Are Millennials More Prone to Job Hopping than Previous Generations?August 26, 2019 I am a millennial. As such, I am a bit sensitive to some of the negative stereotypes associated with my particular age cohort. I have a general theory that generational differences are not that pronounced if we compare each generation when they were the same age. For instance, young people are more mobile, less financially secure, less educated, and yes, even less reliable. But these general characteristics of young people would be as true today as it was 20 to 30 years ago.
While on vacation, my father (a baby boomer) was lamenting about how millennials are so much more “flaky” as employees, constantly jumping from one job to another. This was the classic “millennials are job hoppers” myth that has become widespread. But is it true? Are millennials likely to job hop more frequently than previous generations? For some clarification, the Pew Research Center defines generations based on the below following age groupings. The oldest Millennials are on the door step of 40.
Perhaps the stereotype comes from comparing millennials today to older generations today. In other words, comparing the job stability of 22 to 34 year olds versus those in their 40s and 50s. Looking at the current Oregon snapshot from 2018 we see that the employment churn rate for millennials, younger workers from their mid-20s to late 30s, is higher than among older workers. And, the youngest cohort of workers, Gen Z (or I Gen), posted an even higher rate of churn than millennials. Millennials’ churn rate was roughly 11 percent in 2018. This means that roughly 10 percent to 15 percent of stable jobs held by millennials end in a given quarter. The employment churn rate is around 8 percent for Gen X and even slightly lower for most boomers.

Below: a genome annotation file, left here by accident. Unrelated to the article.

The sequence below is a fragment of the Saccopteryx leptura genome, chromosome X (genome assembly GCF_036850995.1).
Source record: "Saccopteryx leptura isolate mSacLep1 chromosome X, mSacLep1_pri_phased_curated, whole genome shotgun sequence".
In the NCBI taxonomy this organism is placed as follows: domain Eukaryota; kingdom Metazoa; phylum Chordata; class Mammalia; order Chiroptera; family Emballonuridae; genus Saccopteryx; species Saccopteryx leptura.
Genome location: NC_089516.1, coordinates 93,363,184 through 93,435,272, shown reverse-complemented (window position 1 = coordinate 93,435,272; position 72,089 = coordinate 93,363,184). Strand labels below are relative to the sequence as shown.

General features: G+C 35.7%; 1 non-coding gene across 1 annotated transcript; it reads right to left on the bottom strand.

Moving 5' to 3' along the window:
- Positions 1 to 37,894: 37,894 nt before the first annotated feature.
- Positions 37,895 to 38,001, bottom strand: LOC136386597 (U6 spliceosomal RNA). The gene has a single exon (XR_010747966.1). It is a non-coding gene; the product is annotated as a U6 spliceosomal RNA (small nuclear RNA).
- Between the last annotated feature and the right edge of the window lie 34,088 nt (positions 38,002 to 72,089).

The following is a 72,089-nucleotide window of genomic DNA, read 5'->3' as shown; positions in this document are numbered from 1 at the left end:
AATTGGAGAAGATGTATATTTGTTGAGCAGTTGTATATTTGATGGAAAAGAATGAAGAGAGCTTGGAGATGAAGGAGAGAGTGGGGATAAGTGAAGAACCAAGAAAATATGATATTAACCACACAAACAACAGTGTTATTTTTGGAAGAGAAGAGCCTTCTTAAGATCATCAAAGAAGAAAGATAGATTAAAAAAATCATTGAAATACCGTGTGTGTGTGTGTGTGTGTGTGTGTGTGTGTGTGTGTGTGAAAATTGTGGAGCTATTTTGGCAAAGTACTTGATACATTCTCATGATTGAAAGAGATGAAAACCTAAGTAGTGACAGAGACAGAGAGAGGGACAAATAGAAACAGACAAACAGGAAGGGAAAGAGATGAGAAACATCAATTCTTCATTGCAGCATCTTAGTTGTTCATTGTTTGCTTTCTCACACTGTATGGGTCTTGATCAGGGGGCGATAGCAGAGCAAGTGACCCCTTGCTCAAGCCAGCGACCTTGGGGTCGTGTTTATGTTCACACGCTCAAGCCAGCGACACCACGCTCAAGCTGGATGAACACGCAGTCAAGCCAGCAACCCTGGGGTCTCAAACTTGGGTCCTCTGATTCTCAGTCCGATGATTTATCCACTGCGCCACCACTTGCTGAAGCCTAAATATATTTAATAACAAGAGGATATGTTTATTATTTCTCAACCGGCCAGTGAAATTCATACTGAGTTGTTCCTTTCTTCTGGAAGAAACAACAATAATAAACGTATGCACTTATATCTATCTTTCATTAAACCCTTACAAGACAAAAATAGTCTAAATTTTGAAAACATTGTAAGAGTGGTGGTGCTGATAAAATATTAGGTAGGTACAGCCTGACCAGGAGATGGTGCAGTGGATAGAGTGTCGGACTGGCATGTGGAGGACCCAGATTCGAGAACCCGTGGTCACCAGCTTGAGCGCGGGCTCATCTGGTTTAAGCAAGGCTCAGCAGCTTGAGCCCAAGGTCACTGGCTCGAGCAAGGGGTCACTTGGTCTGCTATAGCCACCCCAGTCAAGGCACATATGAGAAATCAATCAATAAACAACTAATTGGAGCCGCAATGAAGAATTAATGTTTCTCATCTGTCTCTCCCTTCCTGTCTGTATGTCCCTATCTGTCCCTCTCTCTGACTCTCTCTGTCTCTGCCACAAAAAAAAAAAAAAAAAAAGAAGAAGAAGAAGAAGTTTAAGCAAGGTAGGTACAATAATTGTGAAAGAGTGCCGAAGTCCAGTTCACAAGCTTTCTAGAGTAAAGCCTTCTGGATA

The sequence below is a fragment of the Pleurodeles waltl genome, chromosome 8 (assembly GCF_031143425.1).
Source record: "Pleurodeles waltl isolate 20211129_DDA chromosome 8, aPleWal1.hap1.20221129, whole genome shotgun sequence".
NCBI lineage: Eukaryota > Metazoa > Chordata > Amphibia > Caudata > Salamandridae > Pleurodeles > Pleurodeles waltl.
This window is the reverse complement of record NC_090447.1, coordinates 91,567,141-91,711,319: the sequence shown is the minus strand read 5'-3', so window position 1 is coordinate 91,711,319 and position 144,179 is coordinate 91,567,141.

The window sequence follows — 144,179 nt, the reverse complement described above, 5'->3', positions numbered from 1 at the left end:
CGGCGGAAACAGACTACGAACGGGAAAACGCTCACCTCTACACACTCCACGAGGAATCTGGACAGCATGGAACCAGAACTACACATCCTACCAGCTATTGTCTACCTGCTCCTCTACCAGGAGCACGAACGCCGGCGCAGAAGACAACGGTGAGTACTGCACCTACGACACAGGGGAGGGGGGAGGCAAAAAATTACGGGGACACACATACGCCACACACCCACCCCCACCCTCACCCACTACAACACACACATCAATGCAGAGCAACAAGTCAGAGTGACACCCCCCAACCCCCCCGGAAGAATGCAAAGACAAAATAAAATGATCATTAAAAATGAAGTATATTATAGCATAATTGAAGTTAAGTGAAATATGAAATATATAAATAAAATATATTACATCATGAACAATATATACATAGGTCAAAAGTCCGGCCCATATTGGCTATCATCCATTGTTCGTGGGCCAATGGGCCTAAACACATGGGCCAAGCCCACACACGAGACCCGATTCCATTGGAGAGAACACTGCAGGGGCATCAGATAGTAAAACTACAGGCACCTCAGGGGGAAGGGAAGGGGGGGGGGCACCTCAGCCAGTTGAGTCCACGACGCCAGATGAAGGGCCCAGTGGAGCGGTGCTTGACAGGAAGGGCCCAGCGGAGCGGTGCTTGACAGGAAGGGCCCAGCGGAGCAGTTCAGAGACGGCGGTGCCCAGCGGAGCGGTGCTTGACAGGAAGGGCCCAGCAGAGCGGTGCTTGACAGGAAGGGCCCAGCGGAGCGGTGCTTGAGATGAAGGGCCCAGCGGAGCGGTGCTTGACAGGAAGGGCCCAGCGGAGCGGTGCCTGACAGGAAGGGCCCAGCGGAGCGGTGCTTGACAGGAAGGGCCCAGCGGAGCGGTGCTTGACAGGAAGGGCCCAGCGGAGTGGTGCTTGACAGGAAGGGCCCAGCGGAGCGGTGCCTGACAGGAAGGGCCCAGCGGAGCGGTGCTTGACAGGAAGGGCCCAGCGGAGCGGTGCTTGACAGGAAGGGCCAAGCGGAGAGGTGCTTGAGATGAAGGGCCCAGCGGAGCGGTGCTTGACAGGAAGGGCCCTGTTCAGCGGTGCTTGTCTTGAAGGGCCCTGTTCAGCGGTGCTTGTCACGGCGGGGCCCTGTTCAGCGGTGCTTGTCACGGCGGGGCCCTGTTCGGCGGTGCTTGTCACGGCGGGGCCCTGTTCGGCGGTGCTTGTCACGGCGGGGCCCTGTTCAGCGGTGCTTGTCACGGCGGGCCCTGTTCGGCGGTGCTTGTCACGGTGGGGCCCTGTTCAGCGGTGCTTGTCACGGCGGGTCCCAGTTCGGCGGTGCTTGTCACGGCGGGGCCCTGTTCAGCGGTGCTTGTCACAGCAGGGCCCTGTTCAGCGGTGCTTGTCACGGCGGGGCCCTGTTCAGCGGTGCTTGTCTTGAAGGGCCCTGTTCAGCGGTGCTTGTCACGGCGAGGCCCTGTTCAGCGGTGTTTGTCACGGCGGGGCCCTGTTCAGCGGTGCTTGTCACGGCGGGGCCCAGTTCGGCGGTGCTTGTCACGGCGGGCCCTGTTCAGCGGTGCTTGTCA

Is this a fair way to measure these generational differences in the workplace? It doesn’t make much sense to compare the churn rate to young people early in their career to older workers who are more established or approaching retirement. We would expect these more established workers to have a much lower churn rate regardless of any generational differences. Inversely, we would expect young workers, those beginning a career, working part-time while attending school, or starting a family, to have a higher rate of employment churn. A more fair, apples-to-apples, comparison would be to compare the churn rate of current millennials to the churn rate of Gen X and Boomer workers when they were the same age.
It turns out that if we compare Boomers and Gen X workers when they were in their late 20s and 30s to the current crop (i.e., today’s millennials) we see that the churn rate is nearly identical. Millennials are not leaving stable jobs at a faster pace than their parents when they were at the same age. In fact, for several years the older millennials posted notably lower churn rates than previous generations. This was likely the impact of the most recent recession. Typically, churn rates accelerate during economic expansions when labor demand is high and the supply is relatively low. The most recent recession was so severe that younger workers did not have the luxury of job hopping since there were relatively few jobs to hop into.
Next time a Gen Xer or Boomer complains about millennials being discontent and constantly jumping from one job to another, remind them that they likely did the same thing when they were younger.